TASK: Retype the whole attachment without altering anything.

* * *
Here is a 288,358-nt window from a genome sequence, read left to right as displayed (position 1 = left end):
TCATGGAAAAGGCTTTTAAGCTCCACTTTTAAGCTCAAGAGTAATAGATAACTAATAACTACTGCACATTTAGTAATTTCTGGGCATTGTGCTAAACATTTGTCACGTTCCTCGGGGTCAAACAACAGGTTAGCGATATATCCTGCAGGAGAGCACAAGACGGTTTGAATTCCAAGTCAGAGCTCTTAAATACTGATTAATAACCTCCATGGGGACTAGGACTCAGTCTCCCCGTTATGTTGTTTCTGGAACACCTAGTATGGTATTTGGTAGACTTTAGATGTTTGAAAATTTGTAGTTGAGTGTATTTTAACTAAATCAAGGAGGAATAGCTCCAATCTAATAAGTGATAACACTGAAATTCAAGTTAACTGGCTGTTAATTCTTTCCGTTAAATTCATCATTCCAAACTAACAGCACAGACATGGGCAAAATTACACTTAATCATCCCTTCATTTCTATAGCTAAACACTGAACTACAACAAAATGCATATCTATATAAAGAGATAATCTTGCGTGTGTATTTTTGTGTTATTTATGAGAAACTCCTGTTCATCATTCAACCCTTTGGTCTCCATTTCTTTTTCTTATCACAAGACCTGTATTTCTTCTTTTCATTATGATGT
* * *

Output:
Here is a 288,358-nt window from a genome sequence, read left to right as displayed (position 1 = left end):
TCATGGAAAAGGCTTTTAAGCTCCACTTTTAAGCTCAAGAGTAATAGATAACTAATAACTACTGCACATTTAGTAATTTCTGGGCATTGTGCTAAACATTTGTCACGTTCCTCGGGGTCAAACAACAGGTTAGCGATATATCCTGCAGGAGAGCACAAGACGGTTTGAATTCCAAGTCAGAGCTCTTAAATACTGATTAATAACCTCCATGGGGACTAGGACTCAGTCTCCCCGTTATGTTGTTTCTGGAACACCTAGTATGGTATTTGGTAGACTTTAGATGTTTGAAAATTTGTAGTTGAGTGTATTTTAACTAAATCAAGGAGGAATAGCTCCAATCTAATAAGTGATAACACTGAAATTCAAGTTAACTGGCTGTTAATTCTTTCCGTTAAATTCATCATTCCAAACTAACAGCACAGACATGGGCAAAATTACACTTAATCATCCCTTCATTTCTATAGCTAAACACTGAACTACAACAAAATGCATATCTATATAAAGAGATAATCTTGCGTGTGTATTTTTGTGTTATTTATGAGAAACTCCTGTTCATCATTCAACCCTTTGGTCTCCATTTCTTTTTCTTATCACAAGACCTGTATTTCTTCTTTTCATTATGATGT